Oct 18, 2014

Rock County’s GDP growth among best in nation

Excerpted from Janesville Gazette
By Jim Leute

The value of goods and services produced in Rock County in 2013 increased at a rate bettered only by a few other metro areas in the United States, further evidence that the area continues to bounce back from the Great Recession and the loss of its largest industry, local officials said.

Gross domestic product, a term typically applied to the economies of nations, also is tracked closer to home. In Rock County—technically known as the Janesville-Beloit Metropolitan Statistic Area—the gross domestic product jumped 6 percent last year. Of the nation’s 381 metropolitan areas, only 22 had bigger increases than Rock County, according to the U.S. Bureau of Economic Analysis.

“There’s no question when you look at these numbers, either from a state or national perspective, we’re leading the pack,” said James Otterstein, Rock County’s economic development manager. “Arguably, GDP is one of the strongest economic indicators that economists, observers and others look at to measure the overall health of an economy in a given geographical area.”


The government defines “real GDP” as the value of an area’s economic output adjusted for price changes such as inflation or deflation.

The bureau pegged the value of all goods and services produced in Rock County in 2013 at $5.4 billion.
Overall, real GDP increased in 292 of the nation’s 381 metropolitan areas in 2013.

Otterstein said Rock County’s GDP growth is important for two reasons.

“The first is that it’s incremental, as it should be,” he said, noting the county has posted GDP growth of at least 1.5 percent every year since 2009.

“The second is that it continues to move in the appropriate direction.”

From 2012 to 2013, Rock County experienced double-digit GDP growth in the agriculture, mining, construction and information sectors.

The largest gainer, however, was the local professional and business services sector, which increased a whopping 40 percent in 2013 and was bettered by just one other metro area in the country.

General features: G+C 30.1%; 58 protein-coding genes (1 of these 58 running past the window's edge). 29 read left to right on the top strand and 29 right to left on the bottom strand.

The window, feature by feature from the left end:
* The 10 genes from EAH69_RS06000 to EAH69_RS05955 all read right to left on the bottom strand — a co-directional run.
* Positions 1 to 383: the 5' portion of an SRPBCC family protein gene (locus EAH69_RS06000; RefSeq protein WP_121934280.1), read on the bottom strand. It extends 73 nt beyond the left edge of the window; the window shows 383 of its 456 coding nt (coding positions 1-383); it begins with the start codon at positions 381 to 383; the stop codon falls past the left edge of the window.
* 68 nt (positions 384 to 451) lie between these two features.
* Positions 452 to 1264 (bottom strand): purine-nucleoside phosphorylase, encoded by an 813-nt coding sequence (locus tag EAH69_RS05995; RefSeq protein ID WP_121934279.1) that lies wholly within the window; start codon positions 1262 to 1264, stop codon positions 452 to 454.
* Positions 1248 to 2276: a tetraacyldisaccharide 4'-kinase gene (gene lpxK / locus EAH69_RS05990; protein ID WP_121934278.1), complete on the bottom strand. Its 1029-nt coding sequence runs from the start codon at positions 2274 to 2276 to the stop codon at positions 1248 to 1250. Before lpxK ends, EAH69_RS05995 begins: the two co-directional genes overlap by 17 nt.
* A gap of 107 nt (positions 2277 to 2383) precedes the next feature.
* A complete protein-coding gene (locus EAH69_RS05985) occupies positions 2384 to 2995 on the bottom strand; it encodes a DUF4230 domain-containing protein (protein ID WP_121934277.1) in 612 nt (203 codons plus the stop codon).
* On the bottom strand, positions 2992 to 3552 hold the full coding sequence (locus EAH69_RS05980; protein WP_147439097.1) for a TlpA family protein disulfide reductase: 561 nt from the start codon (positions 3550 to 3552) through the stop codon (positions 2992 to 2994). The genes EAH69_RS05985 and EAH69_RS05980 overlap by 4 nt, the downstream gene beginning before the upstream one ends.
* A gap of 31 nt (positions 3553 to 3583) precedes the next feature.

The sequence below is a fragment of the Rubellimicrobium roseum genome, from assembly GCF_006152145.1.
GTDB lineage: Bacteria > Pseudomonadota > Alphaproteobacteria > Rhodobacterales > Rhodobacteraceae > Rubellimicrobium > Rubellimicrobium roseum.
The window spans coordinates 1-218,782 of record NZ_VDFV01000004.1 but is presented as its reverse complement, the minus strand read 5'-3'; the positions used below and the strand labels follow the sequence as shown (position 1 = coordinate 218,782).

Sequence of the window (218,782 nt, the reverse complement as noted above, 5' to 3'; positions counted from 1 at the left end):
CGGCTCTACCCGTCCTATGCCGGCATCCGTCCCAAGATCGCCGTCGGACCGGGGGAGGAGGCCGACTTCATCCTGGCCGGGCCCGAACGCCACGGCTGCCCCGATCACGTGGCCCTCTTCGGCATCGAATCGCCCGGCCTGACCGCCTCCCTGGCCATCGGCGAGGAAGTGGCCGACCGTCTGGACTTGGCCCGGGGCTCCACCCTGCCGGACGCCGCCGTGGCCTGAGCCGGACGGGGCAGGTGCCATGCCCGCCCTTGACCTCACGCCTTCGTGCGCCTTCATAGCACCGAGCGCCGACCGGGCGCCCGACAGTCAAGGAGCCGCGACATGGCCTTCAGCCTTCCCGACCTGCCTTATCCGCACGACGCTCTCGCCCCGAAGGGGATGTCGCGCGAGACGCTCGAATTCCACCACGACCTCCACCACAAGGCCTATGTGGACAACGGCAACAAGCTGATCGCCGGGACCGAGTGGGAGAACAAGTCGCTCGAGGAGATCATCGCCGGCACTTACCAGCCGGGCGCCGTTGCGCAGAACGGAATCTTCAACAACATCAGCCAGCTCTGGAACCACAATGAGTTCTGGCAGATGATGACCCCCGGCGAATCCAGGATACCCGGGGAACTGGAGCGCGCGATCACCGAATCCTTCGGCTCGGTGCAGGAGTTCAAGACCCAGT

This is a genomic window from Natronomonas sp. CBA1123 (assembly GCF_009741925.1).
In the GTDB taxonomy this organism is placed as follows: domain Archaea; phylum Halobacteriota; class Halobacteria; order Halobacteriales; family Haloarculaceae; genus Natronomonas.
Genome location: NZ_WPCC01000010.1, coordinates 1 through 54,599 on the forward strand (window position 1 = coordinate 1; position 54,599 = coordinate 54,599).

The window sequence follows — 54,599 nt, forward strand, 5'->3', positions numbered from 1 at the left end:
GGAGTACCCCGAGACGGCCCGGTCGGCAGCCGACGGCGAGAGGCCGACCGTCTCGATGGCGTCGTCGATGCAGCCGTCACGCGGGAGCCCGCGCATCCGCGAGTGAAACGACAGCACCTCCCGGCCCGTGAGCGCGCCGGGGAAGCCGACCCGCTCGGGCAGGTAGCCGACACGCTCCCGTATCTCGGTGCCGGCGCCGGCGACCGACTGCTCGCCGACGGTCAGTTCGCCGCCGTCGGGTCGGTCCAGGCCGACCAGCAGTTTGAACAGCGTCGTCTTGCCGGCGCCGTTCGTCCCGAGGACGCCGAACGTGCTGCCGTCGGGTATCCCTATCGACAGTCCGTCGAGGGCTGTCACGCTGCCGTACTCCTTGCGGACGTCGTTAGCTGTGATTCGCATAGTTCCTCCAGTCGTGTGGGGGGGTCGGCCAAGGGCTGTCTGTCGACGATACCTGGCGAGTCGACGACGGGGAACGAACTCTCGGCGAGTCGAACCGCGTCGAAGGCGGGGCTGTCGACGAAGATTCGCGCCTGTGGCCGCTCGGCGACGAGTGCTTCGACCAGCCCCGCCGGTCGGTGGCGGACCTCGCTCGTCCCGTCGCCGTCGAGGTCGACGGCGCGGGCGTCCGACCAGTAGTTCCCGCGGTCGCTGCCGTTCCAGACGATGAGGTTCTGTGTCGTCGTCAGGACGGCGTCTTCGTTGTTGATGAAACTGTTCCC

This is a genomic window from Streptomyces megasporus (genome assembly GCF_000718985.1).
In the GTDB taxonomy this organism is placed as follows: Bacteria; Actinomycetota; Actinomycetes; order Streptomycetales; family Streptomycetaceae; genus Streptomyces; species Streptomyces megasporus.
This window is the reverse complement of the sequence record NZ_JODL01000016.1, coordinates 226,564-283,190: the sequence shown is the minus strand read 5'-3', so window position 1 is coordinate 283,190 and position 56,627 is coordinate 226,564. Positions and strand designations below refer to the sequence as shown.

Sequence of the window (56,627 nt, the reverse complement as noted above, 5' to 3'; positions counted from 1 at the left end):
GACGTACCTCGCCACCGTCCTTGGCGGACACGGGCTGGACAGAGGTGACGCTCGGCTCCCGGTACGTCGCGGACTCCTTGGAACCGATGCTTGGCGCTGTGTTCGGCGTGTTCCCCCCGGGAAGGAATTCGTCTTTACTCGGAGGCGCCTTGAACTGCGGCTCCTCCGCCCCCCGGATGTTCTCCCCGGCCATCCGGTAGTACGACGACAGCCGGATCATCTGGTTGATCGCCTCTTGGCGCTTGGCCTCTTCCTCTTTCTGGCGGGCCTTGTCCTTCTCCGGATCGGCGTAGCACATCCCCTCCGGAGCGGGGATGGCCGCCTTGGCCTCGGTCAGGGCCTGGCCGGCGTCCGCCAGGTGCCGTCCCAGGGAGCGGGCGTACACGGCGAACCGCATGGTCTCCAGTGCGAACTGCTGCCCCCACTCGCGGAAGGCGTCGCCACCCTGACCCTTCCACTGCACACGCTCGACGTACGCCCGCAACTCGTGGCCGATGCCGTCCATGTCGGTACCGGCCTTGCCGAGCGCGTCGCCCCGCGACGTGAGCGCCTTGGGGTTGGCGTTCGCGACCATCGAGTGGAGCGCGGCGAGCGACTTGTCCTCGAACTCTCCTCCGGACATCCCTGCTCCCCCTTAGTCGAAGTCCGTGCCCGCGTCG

“It’s not just one company driving this train,” said John Beckord, president of Forward Janesville. “The economic diversity that we’ve talked about for years in this community has finally become a reality.”
Similar to many other metro areas, Rock County continues to transition to an economy dominated by services.

In 2004, 61 percent of the county’s private GDP came from service-producing industries.

The remaining 39 percent was generated by goods producers.

The gap between the two was even wider in 2013, when the split was 73 percent to 27 percent in favor of industries that produced services.

Otterstein said the recent GDP numbers complement other local economic indicators to show that Rock County’s economy is continually improving. Specifically, he points to:

  • Declining unemployment rates.
  • Residential real estate activity that is rising and in some cases matching levels before the Great Recession.
  • Significantly lower industrial vacancy rates that have triggered new and speculative construction
  • Growing retail sales that indicates disposal income and consumer confidence levels steadily rising.
  • Growing consumption of energy, which shows companies are producing more.

Read the full article.